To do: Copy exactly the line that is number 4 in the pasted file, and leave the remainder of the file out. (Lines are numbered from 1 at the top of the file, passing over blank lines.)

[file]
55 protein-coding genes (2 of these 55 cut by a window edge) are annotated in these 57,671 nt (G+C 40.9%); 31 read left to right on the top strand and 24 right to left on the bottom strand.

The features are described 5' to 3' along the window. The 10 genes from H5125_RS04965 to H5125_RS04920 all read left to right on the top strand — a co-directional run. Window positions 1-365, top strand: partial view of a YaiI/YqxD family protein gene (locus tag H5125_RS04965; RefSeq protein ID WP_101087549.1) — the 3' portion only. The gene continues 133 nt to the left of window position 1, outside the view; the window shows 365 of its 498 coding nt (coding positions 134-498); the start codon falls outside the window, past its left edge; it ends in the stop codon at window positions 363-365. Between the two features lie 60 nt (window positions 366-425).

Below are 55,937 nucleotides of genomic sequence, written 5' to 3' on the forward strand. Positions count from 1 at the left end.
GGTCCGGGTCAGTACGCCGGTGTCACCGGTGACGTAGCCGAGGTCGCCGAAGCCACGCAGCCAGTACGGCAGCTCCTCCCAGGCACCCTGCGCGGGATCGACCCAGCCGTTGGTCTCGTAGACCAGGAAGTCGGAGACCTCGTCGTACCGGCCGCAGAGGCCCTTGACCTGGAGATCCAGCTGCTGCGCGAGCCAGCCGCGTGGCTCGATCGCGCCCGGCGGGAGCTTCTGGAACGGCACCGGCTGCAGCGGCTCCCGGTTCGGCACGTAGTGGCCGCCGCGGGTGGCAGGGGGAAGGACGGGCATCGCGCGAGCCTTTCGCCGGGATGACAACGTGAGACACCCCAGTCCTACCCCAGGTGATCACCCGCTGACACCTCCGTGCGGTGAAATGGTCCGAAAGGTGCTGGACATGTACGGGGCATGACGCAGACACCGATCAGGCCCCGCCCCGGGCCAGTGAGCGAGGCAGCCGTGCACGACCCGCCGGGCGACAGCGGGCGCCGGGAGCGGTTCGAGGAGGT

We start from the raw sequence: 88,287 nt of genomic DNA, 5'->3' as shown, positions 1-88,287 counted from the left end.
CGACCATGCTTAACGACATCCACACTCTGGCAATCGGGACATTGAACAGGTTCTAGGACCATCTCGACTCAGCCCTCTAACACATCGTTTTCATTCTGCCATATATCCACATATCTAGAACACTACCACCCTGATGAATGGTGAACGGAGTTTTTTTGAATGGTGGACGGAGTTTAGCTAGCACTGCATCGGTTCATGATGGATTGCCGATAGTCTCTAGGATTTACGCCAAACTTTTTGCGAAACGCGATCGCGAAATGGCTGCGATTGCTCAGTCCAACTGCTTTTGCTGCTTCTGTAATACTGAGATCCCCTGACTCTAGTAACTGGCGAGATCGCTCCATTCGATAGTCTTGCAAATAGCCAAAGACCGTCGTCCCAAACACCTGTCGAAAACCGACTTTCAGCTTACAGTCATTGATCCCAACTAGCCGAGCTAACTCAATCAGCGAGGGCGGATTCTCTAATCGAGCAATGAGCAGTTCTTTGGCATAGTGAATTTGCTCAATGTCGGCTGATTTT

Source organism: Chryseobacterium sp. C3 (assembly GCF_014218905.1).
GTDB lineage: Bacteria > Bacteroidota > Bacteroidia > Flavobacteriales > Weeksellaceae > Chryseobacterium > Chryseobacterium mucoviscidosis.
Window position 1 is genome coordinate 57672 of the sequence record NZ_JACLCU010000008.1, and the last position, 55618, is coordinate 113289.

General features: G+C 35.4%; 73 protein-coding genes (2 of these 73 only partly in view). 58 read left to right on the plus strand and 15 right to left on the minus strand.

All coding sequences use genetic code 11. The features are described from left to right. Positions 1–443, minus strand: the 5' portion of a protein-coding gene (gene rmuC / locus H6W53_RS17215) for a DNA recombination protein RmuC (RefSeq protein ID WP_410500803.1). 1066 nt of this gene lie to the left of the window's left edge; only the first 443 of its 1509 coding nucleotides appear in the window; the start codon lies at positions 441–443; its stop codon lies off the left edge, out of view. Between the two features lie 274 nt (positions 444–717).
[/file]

GGTCCGGGTCAGTACGCCGGTGTCACCGGTGACGTAGCCGAGGTCGCCGAAGCCACGCAGCCAGTACGGCAGCTCCTCCCAGGCACCCTGCGCGGGATCGACCCAGCCGTTGGTCTCGTAGACCAGGAAGTCGGAGACCTCGTCGTACCGGCCGCAGAGGCCCTTGACCTGGAGATCCAGCTGCTGCGCGAGCCAGCCGCGTGGCTCGATCGCGCCCGGCGGGAGCTTCTGGAACGGCACCGGCTGCAGCGGCTCCCGGTTCGGCACGTAGTGGCCGCCGCGGGTGGCAGGGGGAAGGACGGGCATCGCGCGAGCCTTTCGCCGGGATGACAACGTGAGACACCCCAGTCCTACCCCAGGTGATCACCCGCTGACACCTCCGTGCGGTGAAATGGTCCGAAAGGTGCTGGACATGTACGGGGCATGACGCAGACACCGATCAGGCCCCGCCCCGGGCCAGTGAGCGAGGCAGCCGTGCACGACCCGCCGGGCGACAGCGGGCGCCGGGAGCGGTTCGAGGAGGT